W.A.G.E.: We are anticipating that this will be a challenging and lengthy process. Working with organizations to certify them involves a high level of transparency through which W.A.G.E. can continue to build on its understanding of the financial and programmatic contingencies that impact the functioning of an organization. It also presents an opportunity for us to continue gathering information and applying it to honing the program over time.

What we have offered is a model that we believe to be a solid foundation from which to start changing the terms on which artists engage with organizations.

HV: Are there any artists who have indicated that they plan to only work with W.A.G.E.-certified organizations? Is that your goal?

W.A.G.E.: We have not directly heard from artists who indicate that to be the case, and that is not our specific goal. Our specific goal is to establish and guarantee standards of minimum compensation and organizational support for artists in the nonprofit arts economy. Our broader goal is to work toward the fairer and more equitable distribution of resources in the contemporary art field and in society at large.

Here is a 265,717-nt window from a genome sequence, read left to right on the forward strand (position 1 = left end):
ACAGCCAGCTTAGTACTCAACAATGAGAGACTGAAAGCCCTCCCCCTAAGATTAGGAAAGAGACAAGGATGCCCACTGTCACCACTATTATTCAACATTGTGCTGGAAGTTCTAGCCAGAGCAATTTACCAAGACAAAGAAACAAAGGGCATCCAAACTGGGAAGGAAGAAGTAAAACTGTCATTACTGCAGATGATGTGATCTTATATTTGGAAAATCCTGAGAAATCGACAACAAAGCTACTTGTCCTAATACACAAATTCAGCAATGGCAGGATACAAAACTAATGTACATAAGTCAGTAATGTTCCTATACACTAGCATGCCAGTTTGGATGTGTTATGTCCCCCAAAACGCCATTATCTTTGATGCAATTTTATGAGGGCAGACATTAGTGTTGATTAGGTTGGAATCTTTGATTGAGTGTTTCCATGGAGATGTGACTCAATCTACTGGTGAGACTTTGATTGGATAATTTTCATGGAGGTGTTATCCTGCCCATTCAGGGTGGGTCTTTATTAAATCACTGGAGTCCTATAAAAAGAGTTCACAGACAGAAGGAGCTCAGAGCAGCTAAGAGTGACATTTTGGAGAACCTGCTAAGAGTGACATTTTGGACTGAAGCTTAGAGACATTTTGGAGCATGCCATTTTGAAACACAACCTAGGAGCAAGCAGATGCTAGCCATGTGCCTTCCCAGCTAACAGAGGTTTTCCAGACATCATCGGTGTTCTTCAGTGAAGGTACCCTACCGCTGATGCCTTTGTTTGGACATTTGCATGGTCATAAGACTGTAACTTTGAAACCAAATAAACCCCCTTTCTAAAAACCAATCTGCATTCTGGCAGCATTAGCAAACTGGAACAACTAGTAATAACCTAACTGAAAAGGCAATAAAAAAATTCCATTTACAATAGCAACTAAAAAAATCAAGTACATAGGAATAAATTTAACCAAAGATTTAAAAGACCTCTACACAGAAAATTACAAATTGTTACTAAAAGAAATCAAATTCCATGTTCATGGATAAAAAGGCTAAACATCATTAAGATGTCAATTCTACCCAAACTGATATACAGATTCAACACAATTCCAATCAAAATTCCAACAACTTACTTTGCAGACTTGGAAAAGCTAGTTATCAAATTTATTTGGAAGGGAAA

It is not our goal to use the program as leverage to punish organizations not meeting its standards — we are aware that it has the potential to impact on smaller organizations in precisely this way, and for that reason we were careful to set required floor fees at what we believe are reasonable and achievable rates.

The inclusion of a compensation floor is necessary; it is intended to benefit those who struggle in closest proximity to the bottom and is a way of opening up the field to artists for whom the risk of non-compensation is not an option. It both guarantees a minimum income and provides them with the agency to advocate for themselves. Artists can refer to these standards if they are in a position of having to negotiate fees with an organization, and conversely, organizations can refer to them if they are unsure about what equitable fees should be.